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I have a script that is part of an automated test suite. It runs very slowly on Windows but not on Linux and I have found out why. The process that we are testing ('frank') creates a child process (so a grandchild). The python code won't return until that grandchild process also ends (on Windows - doesn't do this on Linux). The grandchild process will kill itself off after 5 seconds if there is no parent (it hangs around in case another process talks to it)

I've found I can stop the communicate function from hanging in this way if I don't capture stdout. But I need stdout. I read somewhere that the communicate function is waiting for all pipes to be closed. I know that the stdout handle is duplicated for the grandchild but I can't change the code I'm testing.

I've been searching for a solution. I tried some creation flags (still in the code) but that didn't help.

This is the cut down test -

import os
import sys
import threading
import subprocess


def read_from_pipe(process):
    last_stdout = process.communicate()[0]
    print (last_stdout)

CREATE_NEW_PROCESS_GROUP = 0x00000200
DETACHED_PROCESS = 0x00000008

# start process
command = 'frank my arguments'

cwd = "C:\\dev\\ui_test\\frank_test\\workspace\\report183"

p = subprocess.Popen(command,
                     stdout=subprocess.PIPE,
                     cwd=cwd)

# run thread to read from output
t = threading.Thread(target=read_from_pipe, args=[p])
t.start()
t.join(30)
print('finished')

Any ideas?

Thanks.

Peter.

  • Don't bother with communicate since you're only using stdout. Wait for the child to exit, and then call PeekNamedPipe on the handle (from msvcrt.get_osfhandle(p.stdout.fileno())) in order to get the number of bytes available to be read. Trying to read more than what's available will block since it's a synchronous mode file and the pipe has another potential writer, i.e. the grandchild process. – eryksun Mar 14 at 11:14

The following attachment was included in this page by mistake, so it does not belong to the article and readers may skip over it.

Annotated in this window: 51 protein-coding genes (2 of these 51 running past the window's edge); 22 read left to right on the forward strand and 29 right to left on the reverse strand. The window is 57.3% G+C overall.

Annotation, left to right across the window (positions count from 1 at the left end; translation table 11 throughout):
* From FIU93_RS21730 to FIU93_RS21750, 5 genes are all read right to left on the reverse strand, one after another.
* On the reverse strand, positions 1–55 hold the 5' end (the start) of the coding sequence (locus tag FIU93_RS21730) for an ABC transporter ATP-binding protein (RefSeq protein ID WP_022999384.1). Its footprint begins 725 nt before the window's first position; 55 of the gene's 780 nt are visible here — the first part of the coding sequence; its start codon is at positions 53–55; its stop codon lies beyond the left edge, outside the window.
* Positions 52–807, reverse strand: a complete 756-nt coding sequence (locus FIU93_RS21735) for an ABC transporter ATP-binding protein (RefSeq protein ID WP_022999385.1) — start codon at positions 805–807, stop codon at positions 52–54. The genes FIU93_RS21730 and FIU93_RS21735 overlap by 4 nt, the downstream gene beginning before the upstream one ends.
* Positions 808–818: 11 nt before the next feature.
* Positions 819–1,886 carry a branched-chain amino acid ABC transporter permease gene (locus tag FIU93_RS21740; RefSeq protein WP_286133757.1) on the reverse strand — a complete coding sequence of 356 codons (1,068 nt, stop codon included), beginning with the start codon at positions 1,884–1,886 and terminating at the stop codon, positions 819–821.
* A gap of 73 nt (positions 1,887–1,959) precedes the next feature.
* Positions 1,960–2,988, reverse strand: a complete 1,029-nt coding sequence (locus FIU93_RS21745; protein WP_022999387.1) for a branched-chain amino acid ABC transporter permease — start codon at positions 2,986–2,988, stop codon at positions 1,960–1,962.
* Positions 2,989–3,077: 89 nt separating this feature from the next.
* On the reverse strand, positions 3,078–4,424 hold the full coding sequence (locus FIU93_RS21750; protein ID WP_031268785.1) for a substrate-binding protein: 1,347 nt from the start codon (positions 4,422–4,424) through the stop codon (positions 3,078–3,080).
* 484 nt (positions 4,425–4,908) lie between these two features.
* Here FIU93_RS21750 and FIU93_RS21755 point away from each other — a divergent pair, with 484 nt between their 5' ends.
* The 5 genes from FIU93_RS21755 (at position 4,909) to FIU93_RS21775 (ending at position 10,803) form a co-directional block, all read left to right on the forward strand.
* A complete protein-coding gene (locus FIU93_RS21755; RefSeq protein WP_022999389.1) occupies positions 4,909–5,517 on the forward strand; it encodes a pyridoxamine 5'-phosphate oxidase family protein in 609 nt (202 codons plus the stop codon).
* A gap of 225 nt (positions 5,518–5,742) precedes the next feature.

• If you have to get more than a pipe full of data (4 KiB by default), then use a loop that polls PeekNamedPipe and reads available data while the child is running. – eryksun Mar 14 at 11:22
  • @eryksun I had a bit more of a play. If I wait for the process to end with "p.wait()", I have the same problem as I had with communicate. It waits until the grandchild finishes. – Peter S Mar 14 at 13:04
  • Thanks - I think I took your word "Wait" to literally mean the .wait call! I have now looked at poll and tried that out with a little loop. That works as I want it to - I mean, poll() tells me the process has ended even though the grandchild is alive. I will look at the rest of your suggestion. I'd been hoping for a simple flag or something! :-) – Peter S Mar 14 at 13:29
  • I'm using python 3.x. I'm not sure exactly which sub rev as this test system normally runs on some build machines that I'd have to check out. – Peter S Mar 14 at 13:33
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After tips from @eryksun and a lot of Googling, I have this rather complicated lot of code! At one point, I considered cheating and doing os.system and redirecting to a temp file but then I realised that our test code allows for a command timing out. os.system would just block forever if the child process doesn't die.